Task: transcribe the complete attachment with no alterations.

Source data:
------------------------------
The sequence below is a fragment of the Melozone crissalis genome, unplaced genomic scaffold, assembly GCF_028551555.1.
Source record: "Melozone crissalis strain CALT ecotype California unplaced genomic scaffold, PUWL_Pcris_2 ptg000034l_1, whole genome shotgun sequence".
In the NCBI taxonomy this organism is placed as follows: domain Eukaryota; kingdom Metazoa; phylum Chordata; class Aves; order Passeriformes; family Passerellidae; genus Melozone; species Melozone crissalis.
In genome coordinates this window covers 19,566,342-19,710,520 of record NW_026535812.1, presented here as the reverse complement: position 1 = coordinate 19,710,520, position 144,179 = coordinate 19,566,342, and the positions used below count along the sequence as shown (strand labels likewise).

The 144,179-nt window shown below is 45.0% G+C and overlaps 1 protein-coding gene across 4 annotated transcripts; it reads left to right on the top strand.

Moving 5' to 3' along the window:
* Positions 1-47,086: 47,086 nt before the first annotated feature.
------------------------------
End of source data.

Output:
The sequence below is a fragment of the Melozone crissalis genome, unplaced genomic scaffold, assembly GCF_028551555.1.
Source record: "Melozone crissalis strain CALT ecotype California unplaced genomic scaffold, PUWL_Pcris_2 ptg000034l_1, whole genome shotgun sequence".
In the NCBI taxonomy this organism is placed as follows: domain Eukaryota; kingdom Metazoa; phylum Chordata; class Aves; order Passeriformes; family Passerellidae; genus Melozone; species Melozone crissalis.
In genome coordinates this window covers 19,566,342-19,710,520 of record NW_026535812.1, presented here as the reverse complement: position 1 = coordinate 19,710,520, position 144,179 = coordinate 19,566,342, and the positions used below count along the sequence as shown (strand labels likewise).

The 144,179-nt window shown below is 45.0% G+C and overlaps 1 protein-coding gene across 4 annotated transcripts; it reads left to right on the top strand.

Moving 5' to 3' along the window:
* Positions 1-47,086: 47,086 nt before the first annotated feature.